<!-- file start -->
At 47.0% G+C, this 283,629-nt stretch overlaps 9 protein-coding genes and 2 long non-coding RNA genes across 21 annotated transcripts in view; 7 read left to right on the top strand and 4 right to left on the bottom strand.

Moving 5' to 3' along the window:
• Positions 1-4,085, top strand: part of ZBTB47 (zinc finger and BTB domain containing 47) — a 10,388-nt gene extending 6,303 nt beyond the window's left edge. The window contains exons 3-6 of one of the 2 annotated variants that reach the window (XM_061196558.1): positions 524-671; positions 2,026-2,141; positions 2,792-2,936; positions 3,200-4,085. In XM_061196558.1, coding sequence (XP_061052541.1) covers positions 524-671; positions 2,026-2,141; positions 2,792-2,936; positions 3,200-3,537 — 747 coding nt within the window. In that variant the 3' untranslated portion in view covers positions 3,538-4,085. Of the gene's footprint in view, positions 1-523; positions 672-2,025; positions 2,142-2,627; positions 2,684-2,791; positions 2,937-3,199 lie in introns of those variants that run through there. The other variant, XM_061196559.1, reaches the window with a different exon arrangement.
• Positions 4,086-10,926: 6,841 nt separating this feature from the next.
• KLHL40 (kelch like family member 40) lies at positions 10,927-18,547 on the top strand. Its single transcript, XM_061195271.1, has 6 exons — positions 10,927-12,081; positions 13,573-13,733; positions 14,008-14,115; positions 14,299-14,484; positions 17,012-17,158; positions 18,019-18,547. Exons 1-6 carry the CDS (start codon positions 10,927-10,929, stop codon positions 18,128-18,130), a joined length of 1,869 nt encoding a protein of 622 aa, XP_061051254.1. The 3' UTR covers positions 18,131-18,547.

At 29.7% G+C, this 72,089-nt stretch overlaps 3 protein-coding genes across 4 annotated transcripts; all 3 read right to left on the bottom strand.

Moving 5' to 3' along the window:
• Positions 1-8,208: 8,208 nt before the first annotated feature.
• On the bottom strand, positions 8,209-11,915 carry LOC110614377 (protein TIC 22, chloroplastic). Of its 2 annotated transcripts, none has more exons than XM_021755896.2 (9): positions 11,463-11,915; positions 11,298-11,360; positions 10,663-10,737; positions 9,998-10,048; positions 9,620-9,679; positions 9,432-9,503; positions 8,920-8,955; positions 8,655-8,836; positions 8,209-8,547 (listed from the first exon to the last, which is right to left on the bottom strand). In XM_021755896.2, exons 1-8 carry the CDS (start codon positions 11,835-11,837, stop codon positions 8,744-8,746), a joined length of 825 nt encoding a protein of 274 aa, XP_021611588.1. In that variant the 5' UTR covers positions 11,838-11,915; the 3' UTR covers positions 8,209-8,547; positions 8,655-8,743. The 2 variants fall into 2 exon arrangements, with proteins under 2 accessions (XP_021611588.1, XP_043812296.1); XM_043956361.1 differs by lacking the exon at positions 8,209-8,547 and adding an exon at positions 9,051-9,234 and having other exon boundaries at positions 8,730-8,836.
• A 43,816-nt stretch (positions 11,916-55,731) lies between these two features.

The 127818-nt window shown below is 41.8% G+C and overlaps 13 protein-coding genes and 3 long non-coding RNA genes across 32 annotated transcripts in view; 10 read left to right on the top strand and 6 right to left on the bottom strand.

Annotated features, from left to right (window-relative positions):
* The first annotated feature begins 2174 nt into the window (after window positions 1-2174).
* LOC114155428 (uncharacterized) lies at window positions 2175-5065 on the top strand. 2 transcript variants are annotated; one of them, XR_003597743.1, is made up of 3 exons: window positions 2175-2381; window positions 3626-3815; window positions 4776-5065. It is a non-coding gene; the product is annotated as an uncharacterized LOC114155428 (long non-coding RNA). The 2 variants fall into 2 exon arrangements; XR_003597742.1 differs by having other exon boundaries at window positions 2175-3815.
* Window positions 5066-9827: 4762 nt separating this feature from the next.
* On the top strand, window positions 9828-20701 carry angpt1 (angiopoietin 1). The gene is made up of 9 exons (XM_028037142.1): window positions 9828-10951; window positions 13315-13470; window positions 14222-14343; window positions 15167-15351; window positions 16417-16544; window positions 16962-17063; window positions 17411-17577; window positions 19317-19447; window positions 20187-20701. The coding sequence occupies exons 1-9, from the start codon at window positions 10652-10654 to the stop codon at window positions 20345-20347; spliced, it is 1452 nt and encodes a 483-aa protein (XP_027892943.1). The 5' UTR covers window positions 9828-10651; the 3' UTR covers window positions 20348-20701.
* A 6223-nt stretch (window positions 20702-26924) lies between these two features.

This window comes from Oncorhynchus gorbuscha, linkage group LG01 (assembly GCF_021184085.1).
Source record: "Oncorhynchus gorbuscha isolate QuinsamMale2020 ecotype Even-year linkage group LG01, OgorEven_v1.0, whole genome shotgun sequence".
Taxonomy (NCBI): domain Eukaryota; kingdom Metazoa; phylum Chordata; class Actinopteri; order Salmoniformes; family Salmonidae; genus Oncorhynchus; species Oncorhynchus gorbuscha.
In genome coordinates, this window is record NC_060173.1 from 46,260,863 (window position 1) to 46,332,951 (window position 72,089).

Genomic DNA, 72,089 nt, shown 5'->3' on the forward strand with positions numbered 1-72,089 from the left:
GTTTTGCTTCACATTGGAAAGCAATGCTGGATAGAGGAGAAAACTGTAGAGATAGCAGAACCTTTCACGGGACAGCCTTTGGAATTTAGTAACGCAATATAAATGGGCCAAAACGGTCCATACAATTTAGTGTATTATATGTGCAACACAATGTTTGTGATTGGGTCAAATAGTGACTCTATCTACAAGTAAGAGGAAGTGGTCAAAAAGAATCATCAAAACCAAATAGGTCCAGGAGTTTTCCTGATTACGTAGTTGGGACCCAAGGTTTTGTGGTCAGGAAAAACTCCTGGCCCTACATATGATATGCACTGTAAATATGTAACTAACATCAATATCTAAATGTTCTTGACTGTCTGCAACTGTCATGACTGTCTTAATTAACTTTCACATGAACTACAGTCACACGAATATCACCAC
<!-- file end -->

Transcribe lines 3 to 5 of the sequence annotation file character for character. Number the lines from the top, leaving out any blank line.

• Positions 1-4,085, top strand: part of ZBTB47 (zinc finger and BTB domain containing 47) — a 10,388-nt gene extending 6,303 nt beyond the window's left edge. The window contains exons 3-6 of one of the 2 annotated variants that reach the window (XM_061196558.1): positions 524-671; positions 2,026-2,141; positions 2,792-2,936; positions 3,200-4,085. In XM_061196558.1, coding sequence (XP_061052541.1) covers positions 524-671; positions 2,026-2,141; positions 2,792-2,936; positions 3,200-3,537 — 747 coding nt within the window. In that variant the 3' untranslated portion in view covers positions 3,538-4,085. Of the gene's footprint in view, positions 1-523; positions 672-2,025; positions 2,142-2,627; positions 2,684-2,791; positions 2,937-3,199 lie in introns of those variants that run through there. The other variant, XM_061196559.1, reaches the window with a different exon arrangement.
• Positions 4,086-10,926: 6,841 nt separating this feature from the next.
• KLHL40 (kelch like family member 40) lies at positions 10,927-18,547 on the top strand. Its single transcript, XM_061195271.1, has 6 exons — positions 10,927-12,081; positions 13,573-13,733; positions 14,008-14,115; positions 14,299-14,484; positions 17,012-17,158; positions 18,019-18,547. Exons 1-6 carry the CDS (start codon positions 10,927-10,929, stop codon positions 18,128-18,130), a joined length of 1,869 nt encoding a protein of 622 aa, XP_061051254.1. The 3' UTR covers positions 18,131-18,547.